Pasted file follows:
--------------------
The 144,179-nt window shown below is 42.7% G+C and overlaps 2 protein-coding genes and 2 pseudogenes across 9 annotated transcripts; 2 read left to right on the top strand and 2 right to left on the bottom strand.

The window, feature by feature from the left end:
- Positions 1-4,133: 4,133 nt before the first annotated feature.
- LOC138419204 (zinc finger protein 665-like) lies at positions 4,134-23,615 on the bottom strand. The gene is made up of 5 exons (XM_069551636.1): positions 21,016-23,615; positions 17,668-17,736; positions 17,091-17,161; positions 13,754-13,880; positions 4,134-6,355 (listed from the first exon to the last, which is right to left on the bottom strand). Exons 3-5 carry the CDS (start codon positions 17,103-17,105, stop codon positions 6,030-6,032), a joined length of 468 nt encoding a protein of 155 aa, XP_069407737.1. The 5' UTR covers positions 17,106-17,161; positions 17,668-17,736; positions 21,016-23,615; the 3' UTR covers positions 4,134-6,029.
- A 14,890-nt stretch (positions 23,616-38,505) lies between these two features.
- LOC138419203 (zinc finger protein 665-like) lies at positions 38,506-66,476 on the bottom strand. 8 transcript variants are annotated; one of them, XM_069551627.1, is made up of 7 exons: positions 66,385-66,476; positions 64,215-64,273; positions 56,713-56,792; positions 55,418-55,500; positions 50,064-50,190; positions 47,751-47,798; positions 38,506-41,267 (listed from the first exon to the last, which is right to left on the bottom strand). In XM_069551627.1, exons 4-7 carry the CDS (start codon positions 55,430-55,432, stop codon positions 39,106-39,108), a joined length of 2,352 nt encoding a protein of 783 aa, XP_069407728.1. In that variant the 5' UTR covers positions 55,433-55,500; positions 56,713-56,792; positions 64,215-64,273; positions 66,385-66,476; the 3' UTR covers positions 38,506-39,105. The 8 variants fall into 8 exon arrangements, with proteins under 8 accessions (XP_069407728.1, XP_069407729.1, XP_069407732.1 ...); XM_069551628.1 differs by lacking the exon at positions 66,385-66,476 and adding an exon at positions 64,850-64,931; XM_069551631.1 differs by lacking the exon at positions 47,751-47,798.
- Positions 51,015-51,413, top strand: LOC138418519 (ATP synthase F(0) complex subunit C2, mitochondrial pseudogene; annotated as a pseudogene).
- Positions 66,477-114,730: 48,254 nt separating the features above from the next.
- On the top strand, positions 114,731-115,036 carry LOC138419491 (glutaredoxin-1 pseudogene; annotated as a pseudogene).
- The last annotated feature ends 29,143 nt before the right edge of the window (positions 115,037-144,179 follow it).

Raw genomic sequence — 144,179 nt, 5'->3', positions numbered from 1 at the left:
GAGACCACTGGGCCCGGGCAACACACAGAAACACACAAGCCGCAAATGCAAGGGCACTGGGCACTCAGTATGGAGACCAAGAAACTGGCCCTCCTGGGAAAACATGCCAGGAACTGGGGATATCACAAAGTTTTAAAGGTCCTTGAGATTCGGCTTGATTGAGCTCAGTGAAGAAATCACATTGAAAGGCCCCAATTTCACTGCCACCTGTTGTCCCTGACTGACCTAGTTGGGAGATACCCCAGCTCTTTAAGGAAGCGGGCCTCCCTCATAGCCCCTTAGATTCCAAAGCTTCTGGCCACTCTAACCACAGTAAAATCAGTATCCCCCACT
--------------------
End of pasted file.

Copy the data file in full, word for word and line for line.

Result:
The 144,179-nt window shown below is 42.7% G+C and overlaps 2 protein-coding genes and 2 pseudogenes across 9 annotated transcripts; 2 read left to right on the top strand and 2 right to left on the bottom strand.

The window, feature by feature from the left end:
- Positions 1-4,133: 4,133 nt before the first annotated feature.
- LOC138419204 (zinc finger protein 665-like) lies at positions 4,134-23,615 on the bottom strand. The gene is made up of 5 exons (XM_069551636.1): positions 21,016-23,615; positions 17,668-17,736; positions 17,091-17,161; positions 13,754-13,880; positions 4,134-6,355 (listed from the first exon to the last, which is right to left on the bottom strand). Exons 3-5 carry the CDS (start codon positions 17,103-17,105, stop codon positions 6,030-6,032), a joined length of 468 nt encoding a protein of 155 aa, XP_069407737.1. The 5' UTR covers positions 17,106-17,161; positions 17,668-17,736; positions 21,016-23,615; the 3' UTR covers positions 4,134-6,029.
- A 14,890-nt stretch (positions 23,616-38,505) lies between these two features.
- LOC138419203 (zinc finger protein 665-like) lies at positions 38,506-66,476 on the bottom strand. 8 transcript variants are annotated; one of them, XM_069551627.1, is made up of 7 exons: positions 66,385-66,476; positions 64,215-64,273; positions 56,713-56,792; positions 55,418-55,500; positions 50,064-50,190; positions 47,751-47,798; positions 38,506-41,267 (listed from the first exon to the last, which is right to left on the bottom strand). In XM_069551627.1, exons 4-7 carry the CDS (start codon positions 55,430-55,432, stop codon positions 39,106-39,108), a joined length of 2,352 nt encoding a protein of 783 aa, XP_069407728.1. In that variant the 5' UTR covers positions 55,433-55,500; positions 56,713-56,792; positions 64,215-64,273; positions 66,385-66,476; the 3' UTR covers positions 38,506-39,105. The 8 variants fall into 8 exon arrangements, with proteins under 8 accessions (XP_069407728.1, XP_069407729.1, XP_069407732.1 ...); XM_069551628.1 differs by lacking the exon at positions 66,385-66,476 and adding an exon at positions 64,850-64,931; XM_069551631.1 differs by lacking the exon at positions 47,751-47,798.
- Positions 51,015-51,413, top strand: LOC138418519 (ATP synthase F(0) complex subunit C2, mitochondrial pseudogene; annotated as a pseudogene).
- Positions 66,477-114,730: 48,254 nt separating the features above from the next.
- On the top strand, positions 114,731-115,036 carry LOC138419491 (glutaredoxin-1 pseudogene; annotated as a pseudogene).
- The last annotated feature ends 29,143 nt before the right edge of the window (positions 115,037-144,179 follow it).

Raw genomic sequence — 144,179 nt, 5'->3', positions numbered from 1 at the left:
GAGACCACTGGGCCCGGGCAACACACAGAAACACACAAGCCGCAAATGCAAGGGCACTGGGCACTCAGTATGGAGACCAAGAAACTGGCCCTCCTGGGAAAACATGCCAGGAACTGGGGATATCACAAAGTTTTAAAGGTCCTTGAGATTCGGCTTGATTGAGCTCAGTGAAGAAATCACATTGAAAGGCCCCAATTTCACTGCCACCTGTTGTCCCTGACTGACCTAGTTGGGAGATACCCCAGCTCTTTAAGGAAGCGGGCCTCCCTCATAGCCCCTTAGATTCCAAAGCTTCTGGCCACTCTAACCACAGTAAAATCAGTATCCCCCACT